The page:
12 comics that have blown my mind (umm 13 actually)

[Courtesy AW Comix]


I am going to forewarn you that I will be using the words blown away mind blowing and taken aback, a lot. I compiled this list on those factors. There are many comics that I have read and loved and enjoyed over the years but I have tried to come up with the real turning point eye opening ones that have ‘Blown me away’ and left me humbled. The list is in no particular order.

‘Grande vampire’ by Joann Sfar.
I originally saw this in Montreal in French, I cannot read French but I bought it anyway. Years later I bought the ‘first second’ collection. The French one is almost better as it is a larger. But the ‘first second’ is complete and in English. Sfars art work has this lovely sketchy but brilliantly drafted feel to it, like he drew it in his sleep with ease. The characters seem childish but have funny little adult quirks and complications. You could just keep reading this kind of comic for a long time hoping that it will not end.

‘New York diary’ by Julie Doucet.
I had this given to me and it really took me aback. I love the diary style and the frankness of the story. I love how she draws peoples heads bigger than normal and usues a wide variety of shading styles. It’s such a shame to me that she has given up comics, I really hope that one day she can come back to comics in a way that she feels comfortable doing them, as it would be such a waist of talent if she did not.

‘Snoid comics’ by R.Crumb.
Not the first crumb that I picked up but still a great example of his work. Crumb really blew my mind when I discovered him through the documentary. It really inspired me to draw more and create unique comics. I initially found it hard to get out from under his shadow and I’m occasionally reminded of that when people say, “I can see you’re influenced by crumb”

‘David Cote was good and bad’ & ‘Brat X’ (colliers) by David Collier.

I almost did not pick up this issue of Colliers, I had never heard of the artist or book. But there was a photo inside the cover that had been taken in Canada so I gave it a shot. Reading this comic blew me away. Collier fits so much information both intellectual and emotional into his comics. This comic and Brat X were both wonderfully drawn and written tributes to lost friends. I later picked up ‘Hamilton Sketchbook’ as it was on sale and was really surprised at how simple sketchbook drawing could tell and capture a narrative. This was a big inspiration to start my sketchbook zine 7 pages. Collier is such an underrated cartoonist, in my mind he is one of the finest writers in comics today.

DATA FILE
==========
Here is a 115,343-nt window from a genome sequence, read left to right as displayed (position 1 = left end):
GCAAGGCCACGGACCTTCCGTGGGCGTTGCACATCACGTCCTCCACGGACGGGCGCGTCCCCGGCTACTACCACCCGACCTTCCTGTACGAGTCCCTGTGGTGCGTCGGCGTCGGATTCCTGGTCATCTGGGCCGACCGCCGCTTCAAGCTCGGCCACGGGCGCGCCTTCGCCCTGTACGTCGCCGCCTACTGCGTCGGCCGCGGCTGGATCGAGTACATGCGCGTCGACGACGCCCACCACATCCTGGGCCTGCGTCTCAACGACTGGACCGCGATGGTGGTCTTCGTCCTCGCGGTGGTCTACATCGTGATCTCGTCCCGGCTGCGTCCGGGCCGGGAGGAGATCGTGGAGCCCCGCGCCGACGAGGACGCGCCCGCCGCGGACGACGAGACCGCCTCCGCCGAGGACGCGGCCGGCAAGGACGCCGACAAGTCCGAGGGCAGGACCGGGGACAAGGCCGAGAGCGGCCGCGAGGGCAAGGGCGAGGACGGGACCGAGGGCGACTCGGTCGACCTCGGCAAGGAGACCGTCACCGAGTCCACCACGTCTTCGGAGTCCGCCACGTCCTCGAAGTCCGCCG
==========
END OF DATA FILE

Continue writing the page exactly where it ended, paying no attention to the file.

‘Shrimpy and Paul’ by Marc Bell.
A friend actually sent me a clipping of a Marc Bell comic from a Vancouver newspaper. Immediately the art just took me aback. Even though you can see the influences from other artists (like Crumb for instance) his work still seems original and extremely well drawn and conceived. Reading this collection of Shrimpy and Paul just seemed like drinking honey straight from a hive, how could this guy be so good I wondered (and still do) I really hope to see more collections of comic work from Marc in the near future.

Icehaven (Eightball #22)& Deathray (Eightball #23)

I have always been a big Clowes fan and have followed his work from early Eightball days. He is one of a few artists who I would buy his work no questions asked.
His Eightball stories Icehaven and Death Ray just blew me away in how they told stories and how well they were conceived. I love how they are fragmented and even drawn in different styles in parts but still work as a whole. To me I find it hard to imagine how comics could be any better than this. In years to come when all the hype of the ‘Graphic novel’ has settled people will look back and these two comics will be like beacons of pure unflinching light.